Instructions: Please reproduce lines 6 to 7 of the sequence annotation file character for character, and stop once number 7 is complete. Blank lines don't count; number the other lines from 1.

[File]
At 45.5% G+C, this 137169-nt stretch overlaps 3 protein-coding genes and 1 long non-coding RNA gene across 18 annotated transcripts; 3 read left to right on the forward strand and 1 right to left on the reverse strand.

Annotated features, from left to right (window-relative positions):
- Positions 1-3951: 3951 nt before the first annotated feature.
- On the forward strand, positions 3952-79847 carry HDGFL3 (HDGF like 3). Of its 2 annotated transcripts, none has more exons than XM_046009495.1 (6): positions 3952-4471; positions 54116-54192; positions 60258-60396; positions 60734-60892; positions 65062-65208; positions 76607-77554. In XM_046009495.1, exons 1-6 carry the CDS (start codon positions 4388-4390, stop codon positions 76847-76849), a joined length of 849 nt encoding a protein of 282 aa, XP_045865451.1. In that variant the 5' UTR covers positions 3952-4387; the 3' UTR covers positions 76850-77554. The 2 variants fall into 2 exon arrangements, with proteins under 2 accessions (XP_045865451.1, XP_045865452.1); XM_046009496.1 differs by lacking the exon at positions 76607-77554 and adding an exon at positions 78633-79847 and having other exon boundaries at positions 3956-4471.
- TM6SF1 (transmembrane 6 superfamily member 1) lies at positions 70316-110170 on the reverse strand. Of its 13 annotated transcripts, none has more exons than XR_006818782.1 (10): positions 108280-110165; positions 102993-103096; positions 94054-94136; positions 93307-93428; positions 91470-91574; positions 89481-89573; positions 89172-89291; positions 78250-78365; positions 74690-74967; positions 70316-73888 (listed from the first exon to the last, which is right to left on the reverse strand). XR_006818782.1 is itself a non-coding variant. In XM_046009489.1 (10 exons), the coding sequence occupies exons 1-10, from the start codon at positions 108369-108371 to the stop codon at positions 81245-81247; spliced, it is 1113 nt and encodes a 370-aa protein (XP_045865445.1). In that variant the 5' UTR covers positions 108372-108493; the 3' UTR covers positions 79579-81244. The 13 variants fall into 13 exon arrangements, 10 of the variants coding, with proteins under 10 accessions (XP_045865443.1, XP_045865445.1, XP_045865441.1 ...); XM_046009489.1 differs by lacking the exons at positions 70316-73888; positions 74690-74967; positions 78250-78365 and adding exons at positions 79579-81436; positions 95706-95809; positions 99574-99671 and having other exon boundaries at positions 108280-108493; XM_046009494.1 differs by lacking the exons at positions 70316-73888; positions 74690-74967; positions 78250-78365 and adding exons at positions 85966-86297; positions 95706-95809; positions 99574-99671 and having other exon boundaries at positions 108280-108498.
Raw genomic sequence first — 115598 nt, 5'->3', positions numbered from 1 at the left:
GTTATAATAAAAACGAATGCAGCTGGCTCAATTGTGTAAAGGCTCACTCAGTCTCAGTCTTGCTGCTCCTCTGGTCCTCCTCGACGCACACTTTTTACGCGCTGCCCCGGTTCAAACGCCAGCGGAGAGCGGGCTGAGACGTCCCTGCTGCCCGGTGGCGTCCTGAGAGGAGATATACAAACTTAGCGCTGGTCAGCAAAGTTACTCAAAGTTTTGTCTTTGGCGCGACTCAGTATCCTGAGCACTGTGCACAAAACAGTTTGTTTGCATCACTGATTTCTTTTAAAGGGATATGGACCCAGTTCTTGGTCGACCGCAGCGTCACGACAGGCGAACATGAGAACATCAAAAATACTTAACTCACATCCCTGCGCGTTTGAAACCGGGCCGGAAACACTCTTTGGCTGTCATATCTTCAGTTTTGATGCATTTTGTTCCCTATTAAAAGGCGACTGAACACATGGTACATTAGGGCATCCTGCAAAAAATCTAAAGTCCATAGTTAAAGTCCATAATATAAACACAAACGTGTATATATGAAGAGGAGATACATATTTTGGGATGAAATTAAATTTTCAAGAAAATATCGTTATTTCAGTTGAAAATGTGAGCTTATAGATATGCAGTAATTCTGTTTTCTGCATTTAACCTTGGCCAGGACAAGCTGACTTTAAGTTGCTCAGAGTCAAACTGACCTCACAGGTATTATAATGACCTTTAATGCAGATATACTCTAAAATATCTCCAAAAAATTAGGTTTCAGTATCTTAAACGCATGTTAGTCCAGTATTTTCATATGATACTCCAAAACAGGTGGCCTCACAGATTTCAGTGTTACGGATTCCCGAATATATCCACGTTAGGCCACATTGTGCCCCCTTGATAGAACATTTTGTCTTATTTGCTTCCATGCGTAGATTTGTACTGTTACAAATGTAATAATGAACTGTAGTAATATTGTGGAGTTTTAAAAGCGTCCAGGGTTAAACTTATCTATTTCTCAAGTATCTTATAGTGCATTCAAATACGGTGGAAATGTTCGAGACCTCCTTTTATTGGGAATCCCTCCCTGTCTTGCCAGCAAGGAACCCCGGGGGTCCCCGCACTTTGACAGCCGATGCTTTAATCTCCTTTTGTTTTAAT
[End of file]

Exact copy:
Raw genomic sequence first — 115598 nt, 5'->3', positions numbered from 1 at the left:
GTTATAATAAAAACGAATGCAGCTGGCTCAATTGTGTAAAGGCTCACTCAGTCTCAGTCTTGCTGCTCCTCTGGTCCTCCTCGACGCACACTTTTTACGCGCTGCCCCGGTTCAAACGCCAGCGGAGAGCGGGCTGAGACGTCCCTGCTGCCCGGTGGCGTCCTGAGAGGAGATATACAAACTTAGCGCTGGTCAGCAAAGTTACTCAAAGTTTTGTCTTTGGCGCGACTCAGTATCCTGAGCACTGTGCACAAAACAGTTTGTTTGCATCACTGATTTCTTTTAAAGGGATATGGACCCAGTTCTTGGTCGACCGCAGCGTCACGACAGGCGAACATGAGAACATCAAAAATACTTAACTCACATCCCTGCGCGTTTGAAACCGGGCCGGAAACACTCTTTGGCTGTCATATCTTCAGTTTTGATGCATTTTGTTCCCTATTAAAAGGCGACTGAACACATGGTACATTAGGGCATCCTGCAAAAAATCTAAAGTCCATAGTTAAAGTCCATAATATAAACACAAACGTGTATATATGAAGAGGAGATACATATTTTGGGATGAAATTAAATTTTCAAGAAAATATCGTTATTTCAGTTGAAAATGTGAGCTTATAGATATGCAGTAATTCTGTTTTCTGCATTTAACCTTGGCCAGGACAAGCTGACTTTAAGTTGCTCAGAGTCAAACTGACCTCACAGGTATTATAATGACCTTTAATGCAGATATACTCTAAAATATCTCCAAAAAATTAGGTTTCAGTATCTTAAACGCATGTTAGTCCAGTATTTTCATATGATACTCCAAAACAGGTGGCCTCACAGATTTCAGTGTTACGGATTCCCGAATATATCCACGTTAGGCCACATTGTGCCCCCTTGATAGAACATTTTGTCTTATTTGCTTCCATGCGTAGATTTGTACTGTTACAAATGTAATAATGAACTGTAGTAATATTGTGGAGTTTTAAAAGCGTCCAGGGTTAAACTTATCTATTTCTCAAGTATCTTATAGTGCATTCAAATACGGTGGAAATGTTCGAGACCTCCTTTTATTGGGAATCCCTCCCTGTCTTGCCAGCAAGGAACCCCGGGGGTCCCCGCACTTTGACAGCCGATGCTTTAATCTCCTTTTGTTTTAAT